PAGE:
If you have engaged very much with culture, you know that there are many misconceptions about the God of the Bible. One such misconception, often portrayed in cartoons and comic strips, is that God is a kind, grandfatherly figure who would never do anything that could be characterised as angry or harsh. People sometimes like to portray Jesus the same way. After all, was he not gentle and lowly in heart?
The gentleness and kindness of God and of Jesus are certainly consistent with Scripture. “The LORD is gracious and merciful, slow to anger and abounding in steadfast love” (Psalm 145:8). Jesus is indeed “gentle and lowly in heart” (Matthew 11:28–30). But that is only one aspect of God’s self-revelation.
Moses sang of God overthrowing his adversaries and sending out his fury to consume them like stubble (Exodus 15:7). The Lord warned that his anger would burn against his rebellious people (Exodus 32:10–11). God’s anger causes the wicked to come to an end (Job 4:9).
While Jesus was gentle and lowly, patient and approachable, his anger was displayed in the temple when he saw God’s house of prayer being used as a den of thieves. He frequently and publicly confronted and corrected the hypocrisy of Israel’s religious leaders, openly labelling them hypocrites (see Matthew 23). He strongly rebuked the faithlessness of his disciples (Matthew 8:23–27) and even compared Peter to Satan when he opposed the work of the cross (Matthew 16:21–23). The same Jesus who is described as gentle and lowly will return “in flaming fire, inflicting vengeance on those who do not know God and on those who do not obey the gospel of our Lord Jesus” (2 Thessalonians 2:7–8).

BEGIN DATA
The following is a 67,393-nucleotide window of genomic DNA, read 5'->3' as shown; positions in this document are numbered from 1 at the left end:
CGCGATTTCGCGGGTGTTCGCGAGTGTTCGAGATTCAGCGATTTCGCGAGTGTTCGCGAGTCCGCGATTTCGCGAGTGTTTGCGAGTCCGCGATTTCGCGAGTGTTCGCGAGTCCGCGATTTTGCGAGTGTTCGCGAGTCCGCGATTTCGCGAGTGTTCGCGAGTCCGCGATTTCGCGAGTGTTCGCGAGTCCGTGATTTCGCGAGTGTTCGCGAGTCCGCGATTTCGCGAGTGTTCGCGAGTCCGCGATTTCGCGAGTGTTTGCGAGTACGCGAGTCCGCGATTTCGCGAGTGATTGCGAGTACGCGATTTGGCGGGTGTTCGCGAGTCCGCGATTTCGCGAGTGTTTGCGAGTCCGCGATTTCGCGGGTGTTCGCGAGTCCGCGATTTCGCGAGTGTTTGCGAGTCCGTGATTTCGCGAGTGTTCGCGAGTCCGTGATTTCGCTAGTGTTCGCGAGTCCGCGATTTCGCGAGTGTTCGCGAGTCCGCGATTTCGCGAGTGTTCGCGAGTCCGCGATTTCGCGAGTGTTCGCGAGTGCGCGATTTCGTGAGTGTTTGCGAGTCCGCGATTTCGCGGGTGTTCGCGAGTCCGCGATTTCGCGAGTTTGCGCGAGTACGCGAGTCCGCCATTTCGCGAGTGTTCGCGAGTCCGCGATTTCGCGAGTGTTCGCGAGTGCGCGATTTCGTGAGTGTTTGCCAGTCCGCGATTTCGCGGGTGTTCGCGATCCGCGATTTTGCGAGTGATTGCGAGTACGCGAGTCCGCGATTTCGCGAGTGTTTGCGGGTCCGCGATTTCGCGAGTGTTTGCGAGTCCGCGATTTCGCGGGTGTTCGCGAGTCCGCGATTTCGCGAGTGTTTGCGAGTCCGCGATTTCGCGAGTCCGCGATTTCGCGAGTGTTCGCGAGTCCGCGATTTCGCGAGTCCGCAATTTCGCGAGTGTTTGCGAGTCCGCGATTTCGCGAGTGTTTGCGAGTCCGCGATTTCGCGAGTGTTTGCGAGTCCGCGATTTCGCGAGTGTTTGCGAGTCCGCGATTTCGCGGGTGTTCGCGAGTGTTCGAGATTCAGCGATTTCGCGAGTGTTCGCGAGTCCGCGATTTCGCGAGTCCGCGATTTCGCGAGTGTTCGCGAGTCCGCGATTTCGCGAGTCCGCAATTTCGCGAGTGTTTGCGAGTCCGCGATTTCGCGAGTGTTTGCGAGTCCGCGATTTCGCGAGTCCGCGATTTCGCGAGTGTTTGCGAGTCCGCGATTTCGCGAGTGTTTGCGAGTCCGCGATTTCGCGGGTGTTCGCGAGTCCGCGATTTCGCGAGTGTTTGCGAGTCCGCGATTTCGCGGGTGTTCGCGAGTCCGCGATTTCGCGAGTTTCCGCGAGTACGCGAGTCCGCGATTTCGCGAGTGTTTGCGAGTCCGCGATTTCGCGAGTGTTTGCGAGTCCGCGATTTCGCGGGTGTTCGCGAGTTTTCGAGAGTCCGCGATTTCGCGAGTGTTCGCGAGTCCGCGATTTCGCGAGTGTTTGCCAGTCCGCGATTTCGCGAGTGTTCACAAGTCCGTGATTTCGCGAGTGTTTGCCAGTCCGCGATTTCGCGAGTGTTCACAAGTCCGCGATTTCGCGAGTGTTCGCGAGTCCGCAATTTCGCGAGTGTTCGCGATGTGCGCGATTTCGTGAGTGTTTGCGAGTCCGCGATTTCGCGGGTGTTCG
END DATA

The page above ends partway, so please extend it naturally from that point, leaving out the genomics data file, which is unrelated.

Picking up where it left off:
Sadly, over-emphasis extends both ways. Many highlight and almost seem to rejoice in the wrath of God. Others ignore his wrath and overemphasise his love and gentleness in an unhelpful way. A well-rounded biblical approach recognises that he is both approachable and willing to forgive but also that he takes sin seriously and is not unwilling to rebuke sinners and punish the unrepentant.
As Israel entered the Promised Land, after forty years of wandering in the wilderness, Moses wanted them to remember this. But he wanted them to understand that the reality of God’s justice should be an encouragement to them. For forty years, his people had witnessed God’s anger poured out on the faithless exodus generation. For forty years, hundreds of people daily encountered the wages of their sin. An idle observe might be forgiven for assuming that God was against his covenant people. Moses would not allow them to believe this. In his final exhortation to his people, he urged them, “Happy are you, O Israel! Who is like you, a people saved by the LORD, the shield of your help, and the sword of your triumph! Your enemies shall come fawning to you, and you shall tread upon their backs” (Deuteronomy 33:29).
Here, Moses reminded the Israelites that their God was “the LORD … the sword of [their] triumph.” The name “the LORD [your] sword” translates the Hebrew Yahweh Chereb. To realise that Yahweh was their chereb—their sword—was a source of blessedness and happiness. He was their sword in a unique way. He was a God who would fight for his people in a way that he would not fight for others. As they entered the Promised Land, faced with an insurmountable task, they should be encouraged that the fight was not theirs but the Lord’s. He would go before them. He would secure victory for them.
The concept of God as our sword—Yahweh Chereb—is an unapologetically military concept. “Them’s fightin’ words,” as they say. These “fightin’ words” should offer us encouragement because, unless the Lord fights for us, we are helpless in the battle before us. We can only be assured of victory if Yahweh is our chereb. There are many ways in which this truth should encourage us. Let me mention a few.